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Philosophy is a game with objectives and no rules.
Mathematics is a game with rules and no objectives.
Theology is a game whose object is to bring rules into the subjective.

Friday, December 26, 2008

Metaphysics and Epistemology

Kant's most widely read and most influential book is Critique of Pure Reason [1] (1781), which proceeds from a remarkably simple thought experiment. He said, try to imagine something that exists in no time and has no extent in space. The human mind cannot produce such an idea—time and space are fundamental forms of perception that exist as innate structures of the mind. Nothing can be perceived except through these forms, and the limits of physics are the limits of the fundamental structure of the mind. On Kant's view, therefore, there are something like innate ideas—a priori knowledge of some things (space and time)—since the mind must possess these categories in order to be able to understand the buzzing mass of raw, uninterpreted sensory experience which presents itself to our consciousness. Secondly, it removes the actual world (which Kant called the noumenal world, or noumena) from the arena of human perception—since everything we perceive is filtered through the forms of space and time we can never really "know" the real world.
Kant termed his critical philosophy "transcendental idealism While the exact interpretation of this phrase is contentious, one way to start to understand it is through Kant's comparison in the second preface to the "Critique of Pure Reason" of his critical philosophy to Copernicus' revolution in astronomy. Kant writes: "Hitherto it has been assumed that all our knowledge must conform to objects. But all attempts to extend our knowledge of objects by establishing something in regard to them a priori, by means of concepts, have, on this assumption, ended in failure. We must therefore make trial whether we may not have more success in the tasks of metaphysics, if we suppose that objects must conform to our knowledge" [Bxvi]. Just as Copernicus revolutionized astronomy by changing the point of view, Kant's critical philosophy asks what the a priori conditions for our knowledge of objects in the world might be. Transcendental idealism describes this method of seeking the conditions of the possibility of our knowledge of the world.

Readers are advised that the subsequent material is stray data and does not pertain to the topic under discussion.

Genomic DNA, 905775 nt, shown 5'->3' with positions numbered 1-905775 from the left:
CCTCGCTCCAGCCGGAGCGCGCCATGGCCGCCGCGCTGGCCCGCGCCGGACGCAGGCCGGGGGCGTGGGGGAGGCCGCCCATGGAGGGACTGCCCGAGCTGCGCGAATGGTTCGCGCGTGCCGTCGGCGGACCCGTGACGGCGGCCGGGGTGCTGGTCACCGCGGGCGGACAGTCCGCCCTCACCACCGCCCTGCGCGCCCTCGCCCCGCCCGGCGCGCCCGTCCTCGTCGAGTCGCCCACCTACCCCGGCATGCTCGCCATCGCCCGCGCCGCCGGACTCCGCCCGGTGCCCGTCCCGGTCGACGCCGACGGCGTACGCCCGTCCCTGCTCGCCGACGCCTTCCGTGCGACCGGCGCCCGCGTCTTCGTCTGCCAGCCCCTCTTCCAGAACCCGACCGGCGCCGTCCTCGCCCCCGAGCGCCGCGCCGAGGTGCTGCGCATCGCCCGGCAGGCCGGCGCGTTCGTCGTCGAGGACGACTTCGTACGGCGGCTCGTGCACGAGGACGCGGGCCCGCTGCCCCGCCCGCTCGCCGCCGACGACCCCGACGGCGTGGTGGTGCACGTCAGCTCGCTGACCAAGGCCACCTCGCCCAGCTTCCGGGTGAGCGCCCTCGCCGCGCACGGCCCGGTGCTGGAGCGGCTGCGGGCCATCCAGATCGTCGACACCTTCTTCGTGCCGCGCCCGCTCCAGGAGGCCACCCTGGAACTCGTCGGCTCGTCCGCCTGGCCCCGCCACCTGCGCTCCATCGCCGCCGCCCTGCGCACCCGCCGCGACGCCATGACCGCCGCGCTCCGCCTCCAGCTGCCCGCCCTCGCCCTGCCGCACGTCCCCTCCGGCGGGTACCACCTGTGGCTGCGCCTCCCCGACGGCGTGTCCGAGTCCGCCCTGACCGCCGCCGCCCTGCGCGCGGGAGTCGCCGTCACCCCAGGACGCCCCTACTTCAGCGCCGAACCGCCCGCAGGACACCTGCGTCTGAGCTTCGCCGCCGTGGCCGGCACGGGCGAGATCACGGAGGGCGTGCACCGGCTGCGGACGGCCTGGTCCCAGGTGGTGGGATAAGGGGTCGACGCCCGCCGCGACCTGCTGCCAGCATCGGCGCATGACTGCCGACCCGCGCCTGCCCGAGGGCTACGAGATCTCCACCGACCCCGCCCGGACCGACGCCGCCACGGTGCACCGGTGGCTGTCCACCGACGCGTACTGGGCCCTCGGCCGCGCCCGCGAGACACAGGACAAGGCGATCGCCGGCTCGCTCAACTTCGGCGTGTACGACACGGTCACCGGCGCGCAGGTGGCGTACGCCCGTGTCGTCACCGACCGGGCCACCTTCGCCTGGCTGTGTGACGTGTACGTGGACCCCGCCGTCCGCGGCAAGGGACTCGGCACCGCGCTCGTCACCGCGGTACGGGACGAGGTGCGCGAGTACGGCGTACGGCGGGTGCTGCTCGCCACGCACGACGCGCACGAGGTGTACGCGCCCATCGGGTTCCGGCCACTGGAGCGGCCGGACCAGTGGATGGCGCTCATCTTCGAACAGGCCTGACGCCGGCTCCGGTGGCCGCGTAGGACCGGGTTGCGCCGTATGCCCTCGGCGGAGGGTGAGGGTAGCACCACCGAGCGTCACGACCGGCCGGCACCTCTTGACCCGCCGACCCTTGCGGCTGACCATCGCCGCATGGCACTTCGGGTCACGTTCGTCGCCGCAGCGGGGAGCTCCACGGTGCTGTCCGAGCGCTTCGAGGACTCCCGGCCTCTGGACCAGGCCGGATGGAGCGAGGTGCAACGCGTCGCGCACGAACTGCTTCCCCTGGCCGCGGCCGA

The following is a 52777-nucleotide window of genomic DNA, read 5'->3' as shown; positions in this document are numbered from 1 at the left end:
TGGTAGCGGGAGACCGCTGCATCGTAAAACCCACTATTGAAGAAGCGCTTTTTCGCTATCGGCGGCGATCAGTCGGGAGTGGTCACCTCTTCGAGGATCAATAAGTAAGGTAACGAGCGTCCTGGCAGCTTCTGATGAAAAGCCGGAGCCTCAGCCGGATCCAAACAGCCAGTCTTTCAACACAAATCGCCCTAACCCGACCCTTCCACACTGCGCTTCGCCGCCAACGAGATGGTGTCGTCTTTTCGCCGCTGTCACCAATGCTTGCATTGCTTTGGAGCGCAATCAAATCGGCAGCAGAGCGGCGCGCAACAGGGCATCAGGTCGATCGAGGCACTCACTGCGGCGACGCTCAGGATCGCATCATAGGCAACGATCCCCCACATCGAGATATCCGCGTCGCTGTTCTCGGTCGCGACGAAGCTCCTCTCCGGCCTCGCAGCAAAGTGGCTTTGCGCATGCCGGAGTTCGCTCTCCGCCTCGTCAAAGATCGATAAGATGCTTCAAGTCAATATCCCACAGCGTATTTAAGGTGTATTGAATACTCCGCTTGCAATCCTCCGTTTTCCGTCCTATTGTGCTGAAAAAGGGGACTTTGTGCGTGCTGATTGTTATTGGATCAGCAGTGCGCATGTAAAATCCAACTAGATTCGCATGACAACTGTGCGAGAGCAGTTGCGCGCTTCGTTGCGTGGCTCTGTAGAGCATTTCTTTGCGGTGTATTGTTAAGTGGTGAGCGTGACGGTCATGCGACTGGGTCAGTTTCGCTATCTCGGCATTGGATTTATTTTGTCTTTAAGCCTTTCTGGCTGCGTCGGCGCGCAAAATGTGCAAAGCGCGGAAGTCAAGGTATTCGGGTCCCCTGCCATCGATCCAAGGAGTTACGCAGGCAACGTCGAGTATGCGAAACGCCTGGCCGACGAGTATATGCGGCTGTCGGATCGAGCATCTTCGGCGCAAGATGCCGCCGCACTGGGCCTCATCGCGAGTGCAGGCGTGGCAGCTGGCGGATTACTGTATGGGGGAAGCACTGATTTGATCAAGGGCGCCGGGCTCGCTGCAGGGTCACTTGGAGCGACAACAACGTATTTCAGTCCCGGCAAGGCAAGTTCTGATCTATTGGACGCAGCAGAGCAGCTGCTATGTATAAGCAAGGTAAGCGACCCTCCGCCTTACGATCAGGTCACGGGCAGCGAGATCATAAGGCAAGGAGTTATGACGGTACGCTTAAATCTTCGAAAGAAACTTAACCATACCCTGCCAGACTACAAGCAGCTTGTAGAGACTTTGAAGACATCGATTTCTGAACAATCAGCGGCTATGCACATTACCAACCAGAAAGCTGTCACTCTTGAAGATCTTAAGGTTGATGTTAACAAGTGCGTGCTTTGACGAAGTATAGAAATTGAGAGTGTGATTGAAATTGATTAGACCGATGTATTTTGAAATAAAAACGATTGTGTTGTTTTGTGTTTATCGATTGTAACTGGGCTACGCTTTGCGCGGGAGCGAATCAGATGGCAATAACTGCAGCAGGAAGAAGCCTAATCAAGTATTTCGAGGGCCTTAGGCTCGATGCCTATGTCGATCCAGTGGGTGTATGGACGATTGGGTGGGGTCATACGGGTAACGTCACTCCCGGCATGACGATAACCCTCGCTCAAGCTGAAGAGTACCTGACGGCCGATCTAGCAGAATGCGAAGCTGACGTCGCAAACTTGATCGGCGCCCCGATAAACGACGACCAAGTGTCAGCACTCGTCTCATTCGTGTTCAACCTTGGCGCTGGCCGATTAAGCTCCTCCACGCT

Kant's "transcendental idealism" should be distinguished from idealistic systems such as Berkeley's. While Kant claimed that phenomena depend upon the conditions of sensibility, space and time, this thesis is not equivalent to mind-dependence in the sense of Berkeley's idealism. For Berkeley, something is an object only if it can be perceived. For Kant, on the other hand, perception does not provide the criterion for the existence of objects. Rather, the conditions of sensibility - space and time - provide the "epistemic conditions", to borrow a phrase from Henry Allison, required for us to know objects in the phenomenal world.
Kant had wanted to discuss metaphysical systems but discovered "the scandal of philosophy"—you cannot decide what the proper terms for a metaphysical system are until you have defined the field, and you cannot define the field until you have defined the limit of the field of physics first. 'Physics' in this sense means, roughly, the discussion of the perceptible world.

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